SEA to face more severe impact from climate change than other regions

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Volunteers collect trash as they participate in the 34th International Costal Cleanup Day in Manila on September 21, 2019.
AUGUST 14, 2020 - 10:54 AM

The impacts of climate change could be more severe in Asia than in many other parts of the world according to new research from the McKinsey Global Institute (MGI), even as it added that the region has significant opportunities to address the challenge. 

"Covid-19 is highlighting the importance of risk and resilience to lives and livelihoods, and as the world focuses on recovery, it is important to not lose sight of the role that climate plays," said Jonathan Woetzel, an MGI director who is leading the research.

Three potential climate hazards highlighted in the preview include: 

- Emerging Asia (Cambodia, Indonesia, Laos, Malaysia, Myanmar, the Philippines, Thailand, and Vietnam) is expected to see increases in heat and humidity. By 2050, in an average year, between 8 and 13 percent of GDP could be at risk as a result of rising heat and humidity.

- The likelihood of extreme precipitation events could increase three- or four-fold by 2050 in Indonesia.

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- In Ho Chi Minh City, where direct infrastructure damage from a 100-year flood could be between $500 million and $1 billion by 2050, knock-on costs could be between $1.5 billion and $8.5 billion.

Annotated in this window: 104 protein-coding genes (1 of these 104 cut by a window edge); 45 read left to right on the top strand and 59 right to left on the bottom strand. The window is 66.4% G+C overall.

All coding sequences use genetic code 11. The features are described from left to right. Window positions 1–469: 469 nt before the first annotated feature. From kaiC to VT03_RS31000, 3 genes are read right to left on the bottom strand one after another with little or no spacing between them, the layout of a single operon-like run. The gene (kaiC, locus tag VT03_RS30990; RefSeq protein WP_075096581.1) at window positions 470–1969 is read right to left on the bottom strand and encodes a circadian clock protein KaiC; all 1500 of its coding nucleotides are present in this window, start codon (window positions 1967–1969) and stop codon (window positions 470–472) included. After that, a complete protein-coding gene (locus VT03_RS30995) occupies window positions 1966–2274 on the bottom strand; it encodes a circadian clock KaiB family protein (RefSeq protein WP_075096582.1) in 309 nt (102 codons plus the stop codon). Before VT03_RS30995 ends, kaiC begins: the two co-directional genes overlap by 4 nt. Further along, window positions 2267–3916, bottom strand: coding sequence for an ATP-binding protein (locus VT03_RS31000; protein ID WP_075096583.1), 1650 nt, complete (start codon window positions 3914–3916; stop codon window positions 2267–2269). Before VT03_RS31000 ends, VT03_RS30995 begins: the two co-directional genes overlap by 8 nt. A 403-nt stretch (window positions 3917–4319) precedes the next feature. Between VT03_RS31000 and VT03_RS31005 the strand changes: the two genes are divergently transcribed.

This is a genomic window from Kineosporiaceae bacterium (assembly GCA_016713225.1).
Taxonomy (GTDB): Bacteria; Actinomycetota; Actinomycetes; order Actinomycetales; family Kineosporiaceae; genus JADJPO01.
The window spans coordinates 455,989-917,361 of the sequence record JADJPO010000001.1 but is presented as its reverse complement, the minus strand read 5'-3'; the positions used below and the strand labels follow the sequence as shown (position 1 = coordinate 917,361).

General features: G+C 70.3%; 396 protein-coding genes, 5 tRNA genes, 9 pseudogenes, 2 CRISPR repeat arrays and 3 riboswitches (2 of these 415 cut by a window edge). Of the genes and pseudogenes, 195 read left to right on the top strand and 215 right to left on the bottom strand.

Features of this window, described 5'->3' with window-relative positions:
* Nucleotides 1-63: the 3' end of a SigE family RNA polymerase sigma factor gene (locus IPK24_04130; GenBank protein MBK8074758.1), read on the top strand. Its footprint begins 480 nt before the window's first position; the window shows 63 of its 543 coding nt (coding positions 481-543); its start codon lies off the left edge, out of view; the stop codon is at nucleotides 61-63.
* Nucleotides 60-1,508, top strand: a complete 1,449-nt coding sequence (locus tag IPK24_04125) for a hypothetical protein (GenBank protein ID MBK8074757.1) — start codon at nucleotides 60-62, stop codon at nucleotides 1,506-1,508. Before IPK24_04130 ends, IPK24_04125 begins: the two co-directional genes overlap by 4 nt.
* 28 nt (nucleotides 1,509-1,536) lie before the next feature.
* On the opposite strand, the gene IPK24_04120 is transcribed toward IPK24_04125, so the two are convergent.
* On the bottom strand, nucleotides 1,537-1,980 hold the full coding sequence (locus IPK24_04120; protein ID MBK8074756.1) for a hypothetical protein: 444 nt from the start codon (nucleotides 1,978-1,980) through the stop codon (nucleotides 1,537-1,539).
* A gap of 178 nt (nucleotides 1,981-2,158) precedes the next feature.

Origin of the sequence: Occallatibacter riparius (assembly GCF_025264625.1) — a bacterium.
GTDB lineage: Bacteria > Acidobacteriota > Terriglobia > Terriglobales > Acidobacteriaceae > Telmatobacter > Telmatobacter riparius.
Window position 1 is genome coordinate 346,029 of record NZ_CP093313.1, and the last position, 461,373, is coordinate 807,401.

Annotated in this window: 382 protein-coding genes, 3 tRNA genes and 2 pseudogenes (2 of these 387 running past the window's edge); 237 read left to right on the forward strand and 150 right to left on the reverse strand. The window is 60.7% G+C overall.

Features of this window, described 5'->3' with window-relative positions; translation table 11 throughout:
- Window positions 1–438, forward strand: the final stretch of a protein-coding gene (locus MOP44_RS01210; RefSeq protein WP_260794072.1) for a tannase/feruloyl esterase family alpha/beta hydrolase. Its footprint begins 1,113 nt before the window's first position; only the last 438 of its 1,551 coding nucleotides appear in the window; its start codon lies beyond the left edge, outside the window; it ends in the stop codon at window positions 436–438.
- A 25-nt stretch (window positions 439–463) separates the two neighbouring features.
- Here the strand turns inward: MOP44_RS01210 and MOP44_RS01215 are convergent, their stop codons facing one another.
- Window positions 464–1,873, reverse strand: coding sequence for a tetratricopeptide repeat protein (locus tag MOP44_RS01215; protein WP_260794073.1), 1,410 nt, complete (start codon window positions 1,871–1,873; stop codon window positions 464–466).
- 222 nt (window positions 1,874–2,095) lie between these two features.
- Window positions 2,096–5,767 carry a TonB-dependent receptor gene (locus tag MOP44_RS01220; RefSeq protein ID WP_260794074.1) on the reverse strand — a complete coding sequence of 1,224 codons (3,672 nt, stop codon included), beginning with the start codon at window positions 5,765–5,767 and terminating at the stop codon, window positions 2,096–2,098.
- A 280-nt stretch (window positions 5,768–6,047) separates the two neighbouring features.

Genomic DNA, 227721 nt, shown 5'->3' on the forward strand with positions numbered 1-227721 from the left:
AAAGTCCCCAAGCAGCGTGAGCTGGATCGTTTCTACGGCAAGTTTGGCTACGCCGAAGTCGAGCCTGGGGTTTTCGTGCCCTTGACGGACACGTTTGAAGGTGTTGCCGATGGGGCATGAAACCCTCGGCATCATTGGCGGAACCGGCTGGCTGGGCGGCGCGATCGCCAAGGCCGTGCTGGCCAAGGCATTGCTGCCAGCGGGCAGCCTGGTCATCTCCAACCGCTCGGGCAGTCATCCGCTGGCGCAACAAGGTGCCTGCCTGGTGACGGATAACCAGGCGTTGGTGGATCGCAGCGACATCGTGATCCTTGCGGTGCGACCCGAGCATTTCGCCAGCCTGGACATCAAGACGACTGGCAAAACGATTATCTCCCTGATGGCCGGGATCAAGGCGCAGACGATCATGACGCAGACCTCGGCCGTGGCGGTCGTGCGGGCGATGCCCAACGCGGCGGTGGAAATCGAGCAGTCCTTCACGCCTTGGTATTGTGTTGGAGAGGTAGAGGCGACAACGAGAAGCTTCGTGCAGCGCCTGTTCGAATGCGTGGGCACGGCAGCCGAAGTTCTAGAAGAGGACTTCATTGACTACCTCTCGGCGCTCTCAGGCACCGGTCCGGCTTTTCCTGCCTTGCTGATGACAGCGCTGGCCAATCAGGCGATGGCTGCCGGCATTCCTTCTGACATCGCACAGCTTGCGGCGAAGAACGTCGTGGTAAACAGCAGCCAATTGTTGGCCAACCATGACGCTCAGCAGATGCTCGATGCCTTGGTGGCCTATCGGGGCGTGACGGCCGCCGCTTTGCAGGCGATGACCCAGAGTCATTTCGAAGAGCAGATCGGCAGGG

The research, which is based on data from the World Resources Institute, also finds that more than 75 percent of the global capital stock that could be damaged from riverine flooding in a given year is in Asia.

Looking at measures that could be taken to manage the risks, the research notes that infrastructure and urban areas are still being built out in many parts of Southeast Asia, which gives the region the chance to ensure that what goes up is more resilient and better able to withstand heightened risk.

"Asia faces climate hazards with potentially severe socioeconomic impacts, and thus has a keen interest in playing a front-line role in addressing the challenges,” said Mr Woetzel. The region can potentially lead a global response by better incorporating climate risk in decision-making, pioneering adaptation technologies and accelerating decarbonization to mitigate the most severe potential consequences of climate change.

The full MGI report on Southeast Asia's climate challenge will be published later this year.